How do we respect and protect our neighbor’s freedom of religion or belief this holiday season?
There we were, a hole in the putting green ten feet away and a gaudy bracelet hanging off my student’s tiny wrist, jangling every time the club in her hands collided with the golf ball.
“I like your bracelet,” I told her after a particularly jingly jangle.
“Thanks,” she replied with another swing. “I got it for Secret Maccabee at school.”
We watched the little white ball come to a slothful halt several yards shy of its target.
“What’s that?” I asked.
“Well, I celebrate Christmas at home, but I go to a Jewish school. So, I’m learning about Hanukkah and we do Secret Maccabee instead of Secret Santa.”
Another swing, another micro-bell chorus from her wrist.
“So, you get to celebrate one and learn about the other? That’s so cool.”
“Yeah.” She shrugged. “It mostly just makes me happy to know what my friends from school are celebrating at home.”
Her words were touching and deeply authentic and I’ve been thinking about them since the lesson last week. The desire to understand what our friends are celebrating at home is a wonderfully unifying thought. Especially during the holiday season, when so many different religious and non-religious celebrations are taking place. Hanukkah celebrates the Jew’s victory in the fight for religious freedom over two thousand years ago, when the Maccabees took their temple back from an oppressive king.  It’s said that when they rededicated it, “they found only enough oil to light the menorah (lamp) for one day – but miraculously, that small amount of oil lasted for eight days, which is exactly how long it took to get new oil. Today, [the] celebration of Hanukkah lasts eight days, in honor of the miracles that occurred so many years ago.” 
The freedom to celebrate any holiday (or to abstain from celebration, as many validly do) is one that is protected by Article 18 of the Universal Declaration of Human Rights.  This is essential when it comes to legal implications. Ultimately, it’s conversations like the one I had with this child that balm the callousness of culture, solidifying the desire to protect those who are different than us while finding happiness and respect for their celebrations. There are many fantastic examples throughout history of people fighting for and protecting freedom of religion or belief for their neighbor, such as the powerful scene in the midst of the 2011 Egyptian revolution when Christian protestors literally banded together to create a human barrier of protection for Muslim protestors who were praying. A photo taken by Nevine Zaki in Cairo captures the intensity of the scene, made all the more powerful by the fact that this display of unity came just a month after a bombing killed 23 Coptic Christians in the area.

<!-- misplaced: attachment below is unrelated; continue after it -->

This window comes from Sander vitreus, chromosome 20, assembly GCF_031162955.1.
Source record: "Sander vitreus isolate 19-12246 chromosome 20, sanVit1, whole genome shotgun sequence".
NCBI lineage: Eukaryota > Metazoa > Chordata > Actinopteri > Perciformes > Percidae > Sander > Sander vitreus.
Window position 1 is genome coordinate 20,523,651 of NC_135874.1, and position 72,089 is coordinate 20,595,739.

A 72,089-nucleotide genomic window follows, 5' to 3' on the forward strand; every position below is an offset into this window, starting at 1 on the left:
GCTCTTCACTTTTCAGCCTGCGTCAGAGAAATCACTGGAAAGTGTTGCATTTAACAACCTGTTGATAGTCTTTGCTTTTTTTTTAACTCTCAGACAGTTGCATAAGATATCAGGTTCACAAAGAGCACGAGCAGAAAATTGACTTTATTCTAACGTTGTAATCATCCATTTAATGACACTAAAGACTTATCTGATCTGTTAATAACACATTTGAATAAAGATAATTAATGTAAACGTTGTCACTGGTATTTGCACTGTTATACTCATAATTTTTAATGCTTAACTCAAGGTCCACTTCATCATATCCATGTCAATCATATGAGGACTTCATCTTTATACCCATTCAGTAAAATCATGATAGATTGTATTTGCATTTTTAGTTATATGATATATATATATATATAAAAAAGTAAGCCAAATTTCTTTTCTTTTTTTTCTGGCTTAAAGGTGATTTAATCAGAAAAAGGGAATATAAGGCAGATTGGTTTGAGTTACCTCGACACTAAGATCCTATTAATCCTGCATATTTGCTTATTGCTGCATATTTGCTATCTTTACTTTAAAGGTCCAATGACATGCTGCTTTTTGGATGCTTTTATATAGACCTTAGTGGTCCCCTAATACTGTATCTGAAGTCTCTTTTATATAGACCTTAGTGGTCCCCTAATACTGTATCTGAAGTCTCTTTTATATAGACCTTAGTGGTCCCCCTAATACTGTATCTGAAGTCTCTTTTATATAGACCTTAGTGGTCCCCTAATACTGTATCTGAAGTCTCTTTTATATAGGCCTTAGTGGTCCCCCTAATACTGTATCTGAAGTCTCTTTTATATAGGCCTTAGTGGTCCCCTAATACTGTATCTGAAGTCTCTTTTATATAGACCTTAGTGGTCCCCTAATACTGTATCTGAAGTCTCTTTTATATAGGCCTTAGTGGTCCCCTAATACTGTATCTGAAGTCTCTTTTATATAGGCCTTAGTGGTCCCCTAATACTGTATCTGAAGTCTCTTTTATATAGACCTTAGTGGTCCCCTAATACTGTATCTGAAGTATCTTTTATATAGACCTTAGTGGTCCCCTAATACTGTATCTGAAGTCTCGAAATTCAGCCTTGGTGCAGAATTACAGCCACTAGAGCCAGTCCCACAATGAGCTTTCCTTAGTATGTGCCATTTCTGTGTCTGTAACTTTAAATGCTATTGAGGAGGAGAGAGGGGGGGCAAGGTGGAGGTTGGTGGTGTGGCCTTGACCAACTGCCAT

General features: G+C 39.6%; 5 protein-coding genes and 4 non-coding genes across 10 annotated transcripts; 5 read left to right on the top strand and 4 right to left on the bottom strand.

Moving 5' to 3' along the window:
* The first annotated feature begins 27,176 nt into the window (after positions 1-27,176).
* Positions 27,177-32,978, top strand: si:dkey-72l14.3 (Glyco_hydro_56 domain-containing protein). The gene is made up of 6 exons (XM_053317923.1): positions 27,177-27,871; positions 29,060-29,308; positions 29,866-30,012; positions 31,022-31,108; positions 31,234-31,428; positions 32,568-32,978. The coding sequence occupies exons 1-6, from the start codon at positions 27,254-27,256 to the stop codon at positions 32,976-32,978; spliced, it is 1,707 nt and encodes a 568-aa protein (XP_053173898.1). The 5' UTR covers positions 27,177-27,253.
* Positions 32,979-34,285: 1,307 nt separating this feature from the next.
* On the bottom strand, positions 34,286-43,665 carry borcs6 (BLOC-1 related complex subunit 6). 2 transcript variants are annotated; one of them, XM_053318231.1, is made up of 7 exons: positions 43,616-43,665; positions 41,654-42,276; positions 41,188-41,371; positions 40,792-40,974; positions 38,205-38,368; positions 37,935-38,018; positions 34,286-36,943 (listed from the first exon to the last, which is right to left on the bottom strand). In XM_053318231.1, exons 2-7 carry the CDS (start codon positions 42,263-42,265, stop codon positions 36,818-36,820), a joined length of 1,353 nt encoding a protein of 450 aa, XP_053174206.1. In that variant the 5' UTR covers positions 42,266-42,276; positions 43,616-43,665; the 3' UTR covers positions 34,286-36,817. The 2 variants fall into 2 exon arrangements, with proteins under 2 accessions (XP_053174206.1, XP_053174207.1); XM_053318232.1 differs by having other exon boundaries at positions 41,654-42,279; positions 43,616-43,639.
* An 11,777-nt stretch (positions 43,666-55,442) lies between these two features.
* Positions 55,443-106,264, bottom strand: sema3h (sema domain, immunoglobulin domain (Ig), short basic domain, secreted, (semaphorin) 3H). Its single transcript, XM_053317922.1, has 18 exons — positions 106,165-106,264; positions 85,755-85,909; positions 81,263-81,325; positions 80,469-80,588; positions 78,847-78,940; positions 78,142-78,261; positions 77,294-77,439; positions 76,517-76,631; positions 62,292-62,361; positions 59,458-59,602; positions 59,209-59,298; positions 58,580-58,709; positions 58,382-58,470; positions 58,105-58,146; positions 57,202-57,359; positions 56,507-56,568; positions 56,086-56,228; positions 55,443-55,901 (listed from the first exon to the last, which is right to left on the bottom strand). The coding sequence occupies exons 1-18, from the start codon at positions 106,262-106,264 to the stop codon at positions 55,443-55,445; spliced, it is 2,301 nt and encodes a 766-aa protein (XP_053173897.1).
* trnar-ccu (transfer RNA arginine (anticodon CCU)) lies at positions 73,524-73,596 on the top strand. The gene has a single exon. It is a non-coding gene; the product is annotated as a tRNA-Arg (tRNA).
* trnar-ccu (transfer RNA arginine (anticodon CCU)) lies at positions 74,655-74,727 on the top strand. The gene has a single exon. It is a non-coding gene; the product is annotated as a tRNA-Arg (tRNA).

Nevine Zaki, 2011 
The second World War provides many poignant examples of people protecting other’s freedom of religion or belief, such as the scores of Albanian Muslims who provided documentation and shelter for Jews fleeing the Nazi regime, resulting in the Jewish population of Albania growing from 200 to over 2,000.  Or the story of Thea Woolf, an Egyptian Jew whose account is explored in Martin Gilbert’s book “In Ishmael’s House.” She recalled the “marvelous and courageous collaboration between Egypt’s Jewish and Muslim communities to help Jewish refugees fleeing from Poland after the 1939 Nazi invasion.” 
Protecting our neighbor’s freedom of religion or belief thankfully doesn’t always involve resisting fascist regimes. It could involve homemade cookies doorbell-ditched on someone’s porch with a note reading “Happy Kwanzaa!” It could be serving soup at a shelter or donating presents for Christmas morning to a local family in need or sending a card to someone in a senior living center that hasn’t had a visitor in months because of health restrictions, or even learning about a belief system different than your own and saying, “it makes me happy to know what my friends are celebrating at home.”